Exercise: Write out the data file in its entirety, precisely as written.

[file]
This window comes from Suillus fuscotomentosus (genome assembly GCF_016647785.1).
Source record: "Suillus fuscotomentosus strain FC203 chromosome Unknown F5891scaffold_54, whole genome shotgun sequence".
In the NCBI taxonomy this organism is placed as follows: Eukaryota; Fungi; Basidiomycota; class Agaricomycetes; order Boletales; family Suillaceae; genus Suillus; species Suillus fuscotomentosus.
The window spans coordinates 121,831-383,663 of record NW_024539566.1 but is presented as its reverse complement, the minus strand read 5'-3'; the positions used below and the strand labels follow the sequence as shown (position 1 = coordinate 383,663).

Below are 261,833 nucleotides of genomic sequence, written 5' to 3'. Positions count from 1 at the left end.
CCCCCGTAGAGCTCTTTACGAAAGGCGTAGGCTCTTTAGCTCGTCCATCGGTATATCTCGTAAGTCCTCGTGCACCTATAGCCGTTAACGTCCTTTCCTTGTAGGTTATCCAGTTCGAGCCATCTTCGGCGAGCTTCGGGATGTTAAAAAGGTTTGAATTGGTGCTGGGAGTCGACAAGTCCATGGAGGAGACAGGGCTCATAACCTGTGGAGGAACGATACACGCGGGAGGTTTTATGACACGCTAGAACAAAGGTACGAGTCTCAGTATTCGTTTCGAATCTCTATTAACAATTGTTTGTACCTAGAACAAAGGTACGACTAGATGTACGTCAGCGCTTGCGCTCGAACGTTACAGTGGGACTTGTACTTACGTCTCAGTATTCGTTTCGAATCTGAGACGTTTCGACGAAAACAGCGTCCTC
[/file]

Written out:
This window comes from Suillus fuscotomentosus (genome assembly GCF_016647785.1).
Source record: "Suillus fuscotomentosus strain FC203 chromosome Unknown F5891scaffold_54, whole genome shotgun sequence".
In the NCBI taxonomy this organism is placed as follows: Eukaryota; Fungi; Basidiomycota; class Agaricomycetes; order Boletales; family Suillaceae; genus Suillus; species Suillus fuscotomentosus.
The window spans coordinates 121,831-383,663 of record NW_024539566.1 but is presented as its reverse complement, the minus strand read 5'-3'; the positions used below and the strand labels follow the sequence as shown (position 1 = coordinate 383,663).

Below are 261,833 nucleotides of genomic sequence, written 5' to 3'. Positions count from 1 at the left end.
CCCCCGTAGAGCTCTTTACGAAAGGCGTAGGCTCTTTAGCTCGTCCATCGGTATATCTCGTAAGTCCTCGTGCACCTATAGCCGTTAACGTCCTTTCCTTGTAGGTTATCCAGTTCGAGCCATCTTCGGCGAGCTTCGGGATGTTAAAAAGGTTTGAATTGGTGCTGGGAGTCGACAAGTCCATGGAGGAGACAGGGCTCATAACCTGTGGAGGAACGATACACGCGGGAGGTTTTATGACACGCTAGAACAAAGGTACGAGTCTCAGTATTCGTTTCGAATCTCTATTAACAATTGTTTGTACCTAGAACAAAGGTACGACTAGATGTACGTCAGCGCTTGCGCTCGAACGTTACAGTGGGACTTGTACTTACGTCTCAGTATTCGTTTCGAATCTGAGACGTTTCGACGAAAACAGCGTCCTC